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Part of what is important about being a doctor is the concept of mutual respect. The person who wrote the email to me on this blog, is analytical and clearly fully aware of the subject material. Good communication produces respect so a doctor should spend an appropriate amount of time and focused attention to address your concerns at the interview and in followup to that interview. I would welcome a call from you to elaborate on this blog answer.

  1. Some people do not have the donor supply and when that will be an issue, I tell them. The amount of donor hair is a calculation of density in the donor area plus laxity of the skin. Finally, the size of the bald area and the final worst case pattern must be taken into account. As measurement is critical to this process, one must make direct measurements of the density in the donor area. I was the first to publish on the measurement of the donor supply and the instrument I invented to do this is now used by every competent doctor in this industry. There are no other instruments that are used for hair measurements that do not fall under my U.S. Patent. The average patient has about 6,000-12,000 grafts to move but the wide spread reflects the many variables discussed above.
  2. If you come to our free open house events, you will meet people who had thousands of grafts and see for yourself what happens. The key to understand the safety of large sessions is to meet directly with many people who had them. I would not be doing large sessions if they were not as good or better than multiple smaller sessions. With good decision making by the doctor, large sessions should not scar more than multiple smaller sessions but there may be a cost for aggressive decisions in large session transplantation if the doctor is not experienced in such procedures.
  3. This type of complaint usually reflects the act of denial which most people exercise when they forget what they looked like ‘before’ the started the hair restoration process. Sometimes, people continue to loose hair and think that the new hair loss reflects a transplant failure when it really reflects the unpleasant idea that balding continues. To address the growth of the transplanted hair, wWe guarantee our work. Anything that does not grow, we will replace at no charge. This almost never happens, so I rarely discuss it unless asked.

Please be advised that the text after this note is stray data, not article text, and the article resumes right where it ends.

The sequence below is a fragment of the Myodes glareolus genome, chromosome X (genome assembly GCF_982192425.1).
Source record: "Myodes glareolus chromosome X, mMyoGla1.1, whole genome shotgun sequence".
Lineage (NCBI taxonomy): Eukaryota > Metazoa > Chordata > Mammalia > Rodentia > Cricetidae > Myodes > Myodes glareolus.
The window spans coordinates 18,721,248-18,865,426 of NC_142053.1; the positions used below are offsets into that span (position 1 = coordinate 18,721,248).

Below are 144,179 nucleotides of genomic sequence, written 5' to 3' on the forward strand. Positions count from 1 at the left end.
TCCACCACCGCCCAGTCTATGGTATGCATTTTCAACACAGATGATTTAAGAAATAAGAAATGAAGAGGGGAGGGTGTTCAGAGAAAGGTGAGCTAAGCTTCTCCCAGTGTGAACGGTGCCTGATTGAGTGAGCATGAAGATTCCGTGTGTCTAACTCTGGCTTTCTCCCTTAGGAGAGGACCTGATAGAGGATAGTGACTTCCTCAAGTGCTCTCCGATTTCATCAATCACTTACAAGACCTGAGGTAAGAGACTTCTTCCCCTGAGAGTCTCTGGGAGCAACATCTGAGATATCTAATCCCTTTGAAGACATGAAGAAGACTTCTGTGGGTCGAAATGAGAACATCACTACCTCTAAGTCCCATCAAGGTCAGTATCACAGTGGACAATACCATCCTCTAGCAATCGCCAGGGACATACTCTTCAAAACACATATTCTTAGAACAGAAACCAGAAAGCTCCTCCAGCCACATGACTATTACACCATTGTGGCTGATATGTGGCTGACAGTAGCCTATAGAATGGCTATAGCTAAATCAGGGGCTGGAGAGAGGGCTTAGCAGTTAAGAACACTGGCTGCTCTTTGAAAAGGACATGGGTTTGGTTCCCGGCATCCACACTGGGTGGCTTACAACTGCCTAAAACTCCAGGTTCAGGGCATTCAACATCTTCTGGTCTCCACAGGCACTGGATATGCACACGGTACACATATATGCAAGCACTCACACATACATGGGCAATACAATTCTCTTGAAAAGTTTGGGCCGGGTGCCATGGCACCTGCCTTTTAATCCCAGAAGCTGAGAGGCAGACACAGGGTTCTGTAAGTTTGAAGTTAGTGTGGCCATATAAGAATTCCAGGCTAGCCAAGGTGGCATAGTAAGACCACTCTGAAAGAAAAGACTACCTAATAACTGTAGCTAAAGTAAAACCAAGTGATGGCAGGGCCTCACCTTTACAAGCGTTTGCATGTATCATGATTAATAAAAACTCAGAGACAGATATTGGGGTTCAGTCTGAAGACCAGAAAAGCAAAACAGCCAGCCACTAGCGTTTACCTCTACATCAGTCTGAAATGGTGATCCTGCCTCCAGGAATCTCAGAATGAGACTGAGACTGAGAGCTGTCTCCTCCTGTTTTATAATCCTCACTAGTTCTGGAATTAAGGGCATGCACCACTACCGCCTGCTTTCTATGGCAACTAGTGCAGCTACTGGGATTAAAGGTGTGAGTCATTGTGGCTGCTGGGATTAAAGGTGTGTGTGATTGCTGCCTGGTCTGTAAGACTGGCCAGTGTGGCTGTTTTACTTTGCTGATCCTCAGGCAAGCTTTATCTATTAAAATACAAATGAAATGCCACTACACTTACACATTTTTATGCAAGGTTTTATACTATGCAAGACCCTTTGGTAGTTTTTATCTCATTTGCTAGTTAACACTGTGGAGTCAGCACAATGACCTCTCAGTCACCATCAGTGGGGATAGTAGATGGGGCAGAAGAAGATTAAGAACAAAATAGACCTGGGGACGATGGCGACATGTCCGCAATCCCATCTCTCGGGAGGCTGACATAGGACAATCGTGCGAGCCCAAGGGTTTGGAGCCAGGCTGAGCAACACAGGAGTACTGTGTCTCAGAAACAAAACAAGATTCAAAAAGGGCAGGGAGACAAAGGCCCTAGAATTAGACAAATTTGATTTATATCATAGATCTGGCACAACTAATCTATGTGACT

I have been reading about Multiunit Family Groups (MFGs) and Multi Unit Groups (MUGs) which are felt by those who do them to be as good as Follicular Unit Transplants. These claims are very confusing. I met with a doctor last week who does MUGs and he stated that they are essentially the same as Follicular Unit Transplants. Is that true?

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The reason that many people use MUGs or MFGs is that they can not or will not put the effort in learning or mastering the Follicular Unit Grafting techniques which are clearly more difficult and more expensive to deliver. There is a great movement to show equality between MUGs and MFGs and the golden standard Follicular Unit Transplants, which is absolutely not the case. At the ISHRS convention these past few years, some doctors showed off patients with MUGs and MFGs. They were at the same session as patients with final results from Follicular Unit Transplants and they are clearly not as good on close inspection. Like the “Emperor’s New Clothes’ , the MUGs and MFGs proponents want to believe that it is something that it is not.

Clearly, the use of MUGs and MFGs are better, much better than the old large plugs of yesterday. But they are just smaller plugs made up of groups of Follicular Units which when placed into MUGs and MFGs, tend to become compressed and look ‘stalky’. Real Follicular Unit Transplants are more difficult to do, but the quality on close inspection with Follicular Unit Transplantation can not be told from God’s work in the best of hands, most of the time.

William Shakespeare said, “A rose by any other name would smell as sweet“, but the MUGs and MFGs doctors might modify this famous quote by declaring that a synthetic paper rose with perfume on it is exactly the same as a real rose for all practical purposes because it may (from a distance) look like a rose.

I think that Shakespeare was talking only about real roses and I am talking only about what God had designed in his original plan for us. We are naturally put together with Follicular Units, not MUGs and MFGs. Sorry if I offended anybody here.


The photos below are of a patient who came to my office yesterday, now 11 months after his transplant of 2403 grafts. When he saw his before pictures, he asked me to cremate them because that man no longer existed. We had a great laugh together as he shared his own amazement of the transformation which he had not fully appreciated until he viewed those old photographs. The humor took another step as he put on the Groucho Marx mask that we bought to give to his grandson. It was one of those joyous experiences that I see day after day. For me, it’s the impact on peoples’ lives that really makes my day.

This patient is a Norwood Class 6 with salt & pepper, medium fine hair. “Before” on the left; “After” in the middle and on the right.